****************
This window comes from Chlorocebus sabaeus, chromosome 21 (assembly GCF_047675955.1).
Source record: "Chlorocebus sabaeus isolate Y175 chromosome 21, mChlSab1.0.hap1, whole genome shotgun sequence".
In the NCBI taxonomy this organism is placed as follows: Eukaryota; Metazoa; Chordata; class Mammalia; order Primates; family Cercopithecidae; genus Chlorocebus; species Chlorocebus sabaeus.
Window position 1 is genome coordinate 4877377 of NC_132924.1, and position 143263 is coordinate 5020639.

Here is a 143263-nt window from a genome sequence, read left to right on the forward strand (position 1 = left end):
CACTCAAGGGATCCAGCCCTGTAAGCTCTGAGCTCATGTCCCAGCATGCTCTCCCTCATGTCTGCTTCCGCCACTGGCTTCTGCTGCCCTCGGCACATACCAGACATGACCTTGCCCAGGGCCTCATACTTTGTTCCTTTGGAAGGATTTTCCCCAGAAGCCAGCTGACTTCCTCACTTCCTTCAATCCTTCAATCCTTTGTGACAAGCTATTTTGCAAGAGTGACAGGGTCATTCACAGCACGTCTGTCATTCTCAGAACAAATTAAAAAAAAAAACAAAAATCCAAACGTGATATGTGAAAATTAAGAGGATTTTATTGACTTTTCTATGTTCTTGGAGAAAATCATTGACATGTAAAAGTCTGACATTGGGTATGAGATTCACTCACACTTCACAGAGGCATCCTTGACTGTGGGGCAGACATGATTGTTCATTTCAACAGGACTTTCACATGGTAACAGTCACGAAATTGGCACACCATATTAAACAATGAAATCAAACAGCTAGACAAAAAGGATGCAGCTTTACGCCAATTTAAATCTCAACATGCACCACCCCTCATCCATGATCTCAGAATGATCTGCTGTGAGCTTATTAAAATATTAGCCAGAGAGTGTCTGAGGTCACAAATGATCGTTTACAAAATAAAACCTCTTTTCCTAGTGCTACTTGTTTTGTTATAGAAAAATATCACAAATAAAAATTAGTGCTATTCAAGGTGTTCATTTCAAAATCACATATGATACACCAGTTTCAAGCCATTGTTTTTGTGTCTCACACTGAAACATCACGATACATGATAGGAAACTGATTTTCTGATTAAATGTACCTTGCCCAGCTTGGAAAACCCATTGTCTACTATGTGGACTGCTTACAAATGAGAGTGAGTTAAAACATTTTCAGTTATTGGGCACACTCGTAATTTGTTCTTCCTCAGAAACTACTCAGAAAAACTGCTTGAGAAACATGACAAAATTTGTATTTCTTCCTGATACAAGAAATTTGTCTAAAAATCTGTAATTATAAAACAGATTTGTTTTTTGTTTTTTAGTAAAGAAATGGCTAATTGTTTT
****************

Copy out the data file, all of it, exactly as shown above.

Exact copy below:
This window comes from Chlorocebus sabaeus, chromosome 21 (assembly GCF_047675955.1).
Source record: "Chlorocebus sabaeus isolate Y175 chromosome 21, mChlSab1.0.hap1, whole genome shotgun sequence".
In the NCBI taxonomy this organism is placed as follows: Eukaryota; Metazoa; Chordata; class Mammalia; order Primates; family Cercopithecidae; genus Chlorocebus; species Chlorocebus sabaeus.
Window position 1 is genome coordinate 4877377 of NC_132924.1, and position 143263 is coordinate 5020639.

Here is a 143263-nt window from a genome sequence, read left to right on the forward strand (position 1 = left end):
CACTCAAGGGATCCAGCCCTGTAAGCTCTGAGCTCATGTCCCAGCATGCTCTCCCTCATGTCTGCTTCCGCCACTGGCTTCTGCTGCCCTCGGCACATACCAGACATGACCTTGCCCAGGGCCTCATACTTTGTTCCTTTGGAAGGATTTTCCCCAGAAGCCAGCTGACTTCCTCACTTCCTTCAATCCTTCAATCCTTTGTGACAAGCTATTTTGCAAGAGTGACAGGGTCATTCACAGCACGTCTGTCATTCTCAGAACAAATTAAAAAAAAAAACAAAAATCCAAACGTGATATGTGAAAATTAAGAGGATTTTATTGACTTTTCTATGTTCTTGGAGAAAATCATTGACATGTAAAAGTCTGACATTGGGTATGAGATTCACTCACACTTCACAGAGGCATCCTTGACTGTGGGGCAGACATGATTGTTCATTTCAACAGGACTTTCACATGGTAACAGTCACGAAATTGGCACACCATATTAAACAATGAAATCAAACAGCTAGACAAAAAGGATGCAGCTTTACGCCAATTTAAATCTCAACATGCACCACCCCTCATCCATGATCTCAGAATGATCTGCTGTGAGCTTATTAAAATATTAGCCAGAGAGTGTCTGAGGTCACAAATGATCGTTTACAAAATAAAACCTCTTTTCCTAGTGCTACTTGTTTTGTTATAGAAAAATATCACAAATAAAAATTAGTGCTATTCAAGGTGTTCATTTCAAAATCACATATGATACACCAGTTTCAAGCCATTGTTTTTGTGTCTCACACTGAAACATCACGATACATGATAGGAAACTGATTTTCTGATTAAATGTACCTTGCCCAGCTTGGAAAACCCATTGTCTACTATGTGGACTGCTTACAAATGAGAGTGAGTTAAAACATTTTCAGTTATTGGGCACACTCGTAATTTGTTCTTCCTCAGAAACTACTCAGAAAAACTGCTTGAGAAACATGACAAAATTTGTATTTCTTCCTGATACAAGAAATTTGTCTAAAAATCTGTAATTATAAAACAGATTTGTTTTTTGTTTTTTAGTAAAGAAATGGCTAATTGTTTT